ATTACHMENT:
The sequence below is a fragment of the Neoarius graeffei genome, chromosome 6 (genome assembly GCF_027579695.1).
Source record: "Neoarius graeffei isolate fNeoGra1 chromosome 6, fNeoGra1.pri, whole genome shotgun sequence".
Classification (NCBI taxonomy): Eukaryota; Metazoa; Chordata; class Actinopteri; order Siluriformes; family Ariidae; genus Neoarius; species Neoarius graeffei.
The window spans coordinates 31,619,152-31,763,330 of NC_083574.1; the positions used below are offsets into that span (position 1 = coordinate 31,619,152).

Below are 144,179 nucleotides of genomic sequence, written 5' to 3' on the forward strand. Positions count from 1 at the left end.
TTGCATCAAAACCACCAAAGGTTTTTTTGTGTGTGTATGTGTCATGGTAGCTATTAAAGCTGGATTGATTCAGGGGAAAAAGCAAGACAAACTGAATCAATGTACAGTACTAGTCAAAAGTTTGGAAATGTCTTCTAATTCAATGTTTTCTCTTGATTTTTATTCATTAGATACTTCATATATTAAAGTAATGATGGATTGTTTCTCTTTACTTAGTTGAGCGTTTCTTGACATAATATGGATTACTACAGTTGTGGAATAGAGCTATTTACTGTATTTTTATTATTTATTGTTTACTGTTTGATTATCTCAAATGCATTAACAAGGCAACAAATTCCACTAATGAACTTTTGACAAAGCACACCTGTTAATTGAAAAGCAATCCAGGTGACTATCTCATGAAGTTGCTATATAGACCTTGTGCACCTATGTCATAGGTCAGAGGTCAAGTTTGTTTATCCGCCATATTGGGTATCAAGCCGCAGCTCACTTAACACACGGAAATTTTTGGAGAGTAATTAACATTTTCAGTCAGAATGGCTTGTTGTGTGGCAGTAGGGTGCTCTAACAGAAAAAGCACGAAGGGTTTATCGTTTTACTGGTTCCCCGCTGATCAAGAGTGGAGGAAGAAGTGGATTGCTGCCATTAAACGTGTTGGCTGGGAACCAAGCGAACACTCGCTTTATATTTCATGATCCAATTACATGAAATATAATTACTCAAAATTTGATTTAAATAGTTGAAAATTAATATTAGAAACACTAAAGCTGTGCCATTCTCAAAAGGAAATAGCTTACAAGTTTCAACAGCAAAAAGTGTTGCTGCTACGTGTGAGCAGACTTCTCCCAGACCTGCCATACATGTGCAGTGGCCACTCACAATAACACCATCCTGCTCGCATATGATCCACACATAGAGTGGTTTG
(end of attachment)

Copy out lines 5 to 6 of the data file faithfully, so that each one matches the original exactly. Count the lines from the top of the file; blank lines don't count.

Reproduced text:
Below are 144,179 nucleotides of genomic sequence, written 5' to 3' on the forward strand. Positions count from 1 at the left end.
TTGCATCAAAACCACCAAAGGTTTTTTTGTGTGTGTATGTGTCATGGTAGCTATTAAAGCTGGATTGATTCAGGGGAAAAAGCAAGACAAACTGAATCAATGTACAGTACTAGTCAAAAGTTTGGAAATGTCTTCTAATTCAATGTTTTCTCTTGATTTTTATTCATTAGATACTTCATATATTAAAGTAATGATGGATTGTTTCTCTTTACTTAGTTGAGCGTTTCTTGACATAATATGGATTACTACAGTTGTGGAATAGAGCTATTTACTGTATTTTTATTATTTATTGTTTACTGTTTGATTATCTCAAATGCATTAACAAGGCAACAAATTCCACTAATGAACTTTTGACAAAGCACACCTGTTAATTGAAAAGCAATCCAGGTGACTATCTCATGAAGTTGCTATATAGACCTTGTGCACCTATGTCATAGGTCAGAGGTCAAGTTTGTTTATCCGCCATATTGGGTATCAAGCCGCAGCTCACTTAACACACGGAAATTTTTGGAGAGTAATTAACATTTTCAGTCAGAATGGCTTGTTGTGTGGCAGTAGGGTGCTCTAACAGAAAAAGCACGAAGGGTTTATCGTTTTACTGGTTCCCCGCTGATCAAGAGTGGAGGAAGAAGTGGATTGCTGCCATTAAACGTGTTGGCTGGGAACCAAGCGAACACTCGCTTTATATTTCATGATCCAATTACATGAAATATAATTACTCAAAATTTGATTTAAATAGTTGAAAATTAATATTAGAAACACTAAAGCTGTGCCATTCTCAAAAGGAAATAGCTTACAAGTTTCAACAGCAAAAAGTGTTGCTGCTACGTGTGAGCAGACTTCTCCCAGACCTGCCATACATGTGCAGTGGCCACTCACAATAACACCATCCTGCTCGCATATGATCCACACATAGAGTGGTTTG